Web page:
Introducing Steelers Offensive Coordinator

The scraggly beard and tattered hat that had become his trademark in Kansas City have been traded in for a neatly trimmed hairstyle and clean-shaven face. But new ...

... Pittsburgh Steelers offensive coordinator Todd Haley made no bones about what his desires are for the unit he has been charged to oversee.

"(The) emphasis is on winning," Haley said Thursday when asked if he will place a greater emphasis on running the football. "There is a very high expectation here in the city of Pittsburgh.

"We have one goal and that is very clear. We want to win as many games as we can, and play in those big games that we just had to sit and watch, which isn't a lot of fun."

Steelers coach Mike Tomlin, who introduced Haley to the media Thursday, nodded in agreement.

Tomlin made no mention of team president Art Rooney II – who has been accused by some of meddling in the coach's business by forcing the firing of former coordinator Bruce Arians – when introducing Haley. In fact, Tomlin said the decision to hire Haley, son for former Steelers personnel man Dick Haley, was his.

"When I started this process of exploring for potential coordinators, I talked to a lot of people and did a lot of research," Tomlin said. "I was really impressed by him, not only by his resume and experience but also his genuine love for the Pittsburgh Steelers. That was a unique element for me, one that I have been attracted to in the past.

"I will always be interested in guys that know what the standard is for the Steelers. I can speak to the acquisition of Coach Carnell Lake and Coach Jerry Olsavsky. Haley is another man that knows what it's all about to be a Steeler. He legitimately embraces the standards that are ours."

Haley, the former Kansas City Chiefs coach and Arizona Cardinals offensive coordinator, promises to bring a fresh approach to the table with the Steelers. And you can bet that the days of the offensive coordinator playing golf or going on vacation with quarterback Ben Roethlisberger are over.

That, however, does not mean that Haley doesn't care. He just doesn't want to be a buddy or pal; he wants to win.

"One of the first things I will say to these guys is we aren't going to be real into a lot of sensitivity," Haley said. "If you are sensitive, this is probably not the best place to be. But I have to adhere to it too. I dish it out, but I have to take it. But this is a passionate, emotional game and you watch the playoffs, and everybody is a little different. I watch those Harbaugh guys, they are pretty into the games. It is about the end result."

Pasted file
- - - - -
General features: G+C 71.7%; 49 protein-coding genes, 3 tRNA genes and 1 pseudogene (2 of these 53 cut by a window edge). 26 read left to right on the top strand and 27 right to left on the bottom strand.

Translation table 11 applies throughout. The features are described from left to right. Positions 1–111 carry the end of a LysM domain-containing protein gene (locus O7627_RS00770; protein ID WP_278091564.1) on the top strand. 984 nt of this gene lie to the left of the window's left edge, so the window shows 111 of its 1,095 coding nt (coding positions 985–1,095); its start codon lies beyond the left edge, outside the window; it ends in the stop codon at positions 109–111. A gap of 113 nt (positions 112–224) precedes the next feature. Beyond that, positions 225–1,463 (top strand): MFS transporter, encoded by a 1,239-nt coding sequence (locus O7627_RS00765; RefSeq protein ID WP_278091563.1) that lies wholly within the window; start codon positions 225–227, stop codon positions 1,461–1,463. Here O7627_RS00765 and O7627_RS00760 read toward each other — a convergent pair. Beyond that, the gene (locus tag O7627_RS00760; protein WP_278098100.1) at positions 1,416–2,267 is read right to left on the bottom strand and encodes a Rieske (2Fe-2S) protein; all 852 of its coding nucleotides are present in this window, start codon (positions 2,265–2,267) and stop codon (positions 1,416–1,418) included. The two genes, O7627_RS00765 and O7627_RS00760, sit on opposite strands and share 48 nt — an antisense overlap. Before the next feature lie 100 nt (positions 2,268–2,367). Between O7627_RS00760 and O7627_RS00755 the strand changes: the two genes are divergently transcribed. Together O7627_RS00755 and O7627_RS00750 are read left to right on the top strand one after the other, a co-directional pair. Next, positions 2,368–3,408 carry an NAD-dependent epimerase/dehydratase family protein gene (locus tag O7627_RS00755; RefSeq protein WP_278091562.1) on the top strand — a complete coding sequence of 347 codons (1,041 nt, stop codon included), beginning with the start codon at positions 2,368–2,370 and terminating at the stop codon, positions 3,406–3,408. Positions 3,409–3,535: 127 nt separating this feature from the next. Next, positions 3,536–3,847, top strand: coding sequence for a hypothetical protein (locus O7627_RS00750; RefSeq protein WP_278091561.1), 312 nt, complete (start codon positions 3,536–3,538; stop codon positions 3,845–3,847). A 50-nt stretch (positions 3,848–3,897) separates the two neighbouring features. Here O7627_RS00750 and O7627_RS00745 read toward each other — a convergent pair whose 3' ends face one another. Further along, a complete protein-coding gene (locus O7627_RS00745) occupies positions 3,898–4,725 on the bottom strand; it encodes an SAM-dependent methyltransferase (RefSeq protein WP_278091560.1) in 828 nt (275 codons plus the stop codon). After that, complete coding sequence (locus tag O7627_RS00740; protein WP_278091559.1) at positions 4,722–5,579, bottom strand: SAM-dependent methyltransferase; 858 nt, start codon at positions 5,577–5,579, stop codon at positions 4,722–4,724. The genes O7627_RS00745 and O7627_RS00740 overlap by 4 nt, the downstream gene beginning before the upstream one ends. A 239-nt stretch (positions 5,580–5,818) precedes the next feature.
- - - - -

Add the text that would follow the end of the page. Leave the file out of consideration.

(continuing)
Roethlisberger told another reporter Thursday that he has fielded calls from a lot of players around the league, some with good things to say about Haley, some with bad.

Roethlisberger said he'll take a wait-and-see attitude in regard to his own thoughts on Haley, but did add that he doesn't want to see the team's young receivers take a step backward while learning a new system.

In that respect, Haley doesn't expect major problems since he has worked with both Ken Whisenhunt and Ron Erhardt, a pair of former Steelers offensive coordinators.

"From a system standpoint, which is really just terminology to me as much as anything, which is a very important part of communication, there is a lot of carryover," Haley said.

He also promises an offense that will make the most of what the Steelers have offensively, pointing to his days with Arizona and Kansas City as an example.

Haley's 2008 Arizona team featured a prolific passing attack, while his 2010 Kansas City Chiefs club led the NFL in rushing.

"There is a lot of talk of systems in the NFL, offensively and defensively, and I am just a believer offensively that you do what gives you the best chance to succeed," Haley said. "So if your best chance to succeed is to run the ball 63 times a game, then you run the ball 63 times a game.

"I am going to do what gives our players the chance to be the best they can possibly be because generally when that is occurring you are doing well enough. I am not a statistics guy as far as end of the year stats, but I want to protect the football and score points."

(Dale Lolley appears courtesy of the Observer-Reporter.)

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